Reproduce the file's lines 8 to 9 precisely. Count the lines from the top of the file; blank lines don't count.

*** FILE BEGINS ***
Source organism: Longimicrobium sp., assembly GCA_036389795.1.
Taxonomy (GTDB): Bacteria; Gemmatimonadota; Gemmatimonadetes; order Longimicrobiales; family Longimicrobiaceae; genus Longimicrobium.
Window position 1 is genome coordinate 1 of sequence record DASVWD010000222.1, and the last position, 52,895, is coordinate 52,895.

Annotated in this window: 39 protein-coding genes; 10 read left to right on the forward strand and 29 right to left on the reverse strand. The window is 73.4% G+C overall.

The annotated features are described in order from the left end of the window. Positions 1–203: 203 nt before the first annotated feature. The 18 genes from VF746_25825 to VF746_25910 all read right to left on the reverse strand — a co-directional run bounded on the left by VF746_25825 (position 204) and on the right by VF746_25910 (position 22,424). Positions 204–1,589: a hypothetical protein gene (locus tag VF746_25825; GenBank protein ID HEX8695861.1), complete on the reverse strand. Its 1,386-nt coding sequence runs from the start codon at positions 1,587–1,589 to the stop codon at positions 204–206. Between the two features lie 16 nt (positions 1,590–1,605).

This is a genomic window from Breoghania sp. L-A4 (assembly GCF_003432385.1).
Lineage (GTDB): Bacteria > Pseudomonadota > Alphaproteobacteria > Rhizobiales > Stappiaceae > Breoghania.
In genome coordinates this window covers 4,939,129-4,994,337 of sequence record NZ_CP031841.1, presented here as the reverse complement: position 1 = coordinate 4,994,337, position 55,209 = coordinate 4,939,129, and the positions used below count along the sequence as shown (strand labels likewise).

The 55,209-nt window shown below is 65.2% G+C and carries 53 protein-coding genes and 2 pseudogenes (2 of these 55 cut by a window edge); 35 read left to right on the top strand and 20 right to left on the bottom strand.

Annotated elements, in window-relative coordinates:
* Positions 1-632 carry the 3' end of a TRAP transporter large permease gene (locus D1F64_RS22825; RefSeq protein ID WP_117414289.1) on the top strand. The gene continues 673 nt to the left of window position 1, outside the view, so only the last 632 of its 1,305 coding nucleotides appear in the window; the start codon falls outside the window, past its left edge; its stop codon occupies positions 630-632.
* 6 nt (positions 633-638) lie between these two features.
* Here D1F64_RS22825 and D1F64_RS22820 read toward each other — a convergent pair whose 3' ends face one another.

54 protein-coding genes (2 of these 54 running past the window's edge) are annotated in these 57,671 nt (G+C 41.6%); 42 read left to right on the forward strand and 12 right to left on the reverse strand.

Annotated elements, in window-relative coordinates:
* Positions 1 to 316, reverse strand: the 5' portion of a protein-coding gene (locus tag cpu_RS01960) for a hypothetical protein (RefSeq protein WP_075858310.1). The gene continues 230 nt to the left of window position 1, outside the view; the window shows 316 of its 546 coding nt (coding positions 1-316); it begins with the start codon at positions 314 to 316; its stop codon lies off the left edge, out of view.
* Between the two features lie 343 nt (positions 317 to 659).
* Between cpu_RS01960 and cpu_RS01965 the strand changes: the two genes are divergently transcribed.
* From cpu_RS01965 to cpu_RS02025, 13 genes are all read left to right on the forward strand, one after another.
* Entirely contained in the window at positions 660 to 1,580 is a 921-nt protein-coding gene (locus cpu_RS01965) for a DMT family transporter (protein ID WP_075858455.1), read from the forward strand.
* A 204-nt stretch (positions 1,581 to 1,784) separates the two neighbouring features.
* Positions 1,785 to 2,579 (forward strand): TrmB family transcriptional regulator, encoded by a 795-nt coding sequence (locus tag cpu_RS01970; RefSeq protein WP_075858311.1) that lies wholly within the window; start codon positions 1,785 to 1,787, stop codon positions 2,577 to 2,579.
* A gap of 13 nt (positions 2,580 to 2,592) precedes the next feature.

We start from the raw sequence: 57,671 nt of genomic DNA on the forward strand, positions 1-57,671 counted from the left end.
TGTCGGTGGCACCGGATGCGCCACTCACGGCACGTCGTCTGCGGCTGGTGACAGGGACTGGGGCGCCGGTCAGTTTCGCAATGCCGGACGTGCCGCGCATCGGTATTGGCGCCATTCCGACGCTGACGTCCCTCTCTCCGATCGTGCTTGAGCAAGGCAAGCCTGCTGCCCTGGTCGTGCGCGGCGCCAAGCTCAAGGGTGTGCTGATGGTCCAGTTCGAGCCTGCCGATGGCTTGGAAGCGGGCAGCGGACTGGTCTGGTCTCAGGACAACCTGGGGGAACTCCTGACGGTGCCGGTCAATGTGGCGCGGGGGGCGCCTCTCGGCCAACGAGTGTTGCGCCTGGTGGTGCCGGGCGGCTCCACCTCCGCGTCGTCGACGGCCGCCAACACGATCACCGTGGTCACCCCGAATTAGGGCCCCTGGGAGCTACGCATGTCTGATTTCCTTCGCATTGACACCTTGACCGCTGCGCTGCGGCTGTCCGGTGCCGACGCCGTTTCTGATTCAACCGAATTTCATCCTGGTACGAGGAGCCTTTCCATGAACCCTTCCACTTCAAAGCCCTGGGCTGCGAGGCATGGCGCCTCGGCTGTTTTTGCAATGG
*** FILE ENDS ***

In genome coordinates this window covers 4,939,129-4,994,337 of sequence record NZ_CP031841.1, presented here as the reverse complement: position 1 = coordinate 4,994,337, position 55,209 = coordinate 4,939,129, and the positions used below count along the sequence as shown (strand labels likewise).

The 55,209-nt window shown below is 65.2% G+C and carries 53 protein-coding genes and 2 pseudogenes (2 of these 55 cut by a window edge); 35 read left to right on the top strand and 20 right to left on the bottom strand.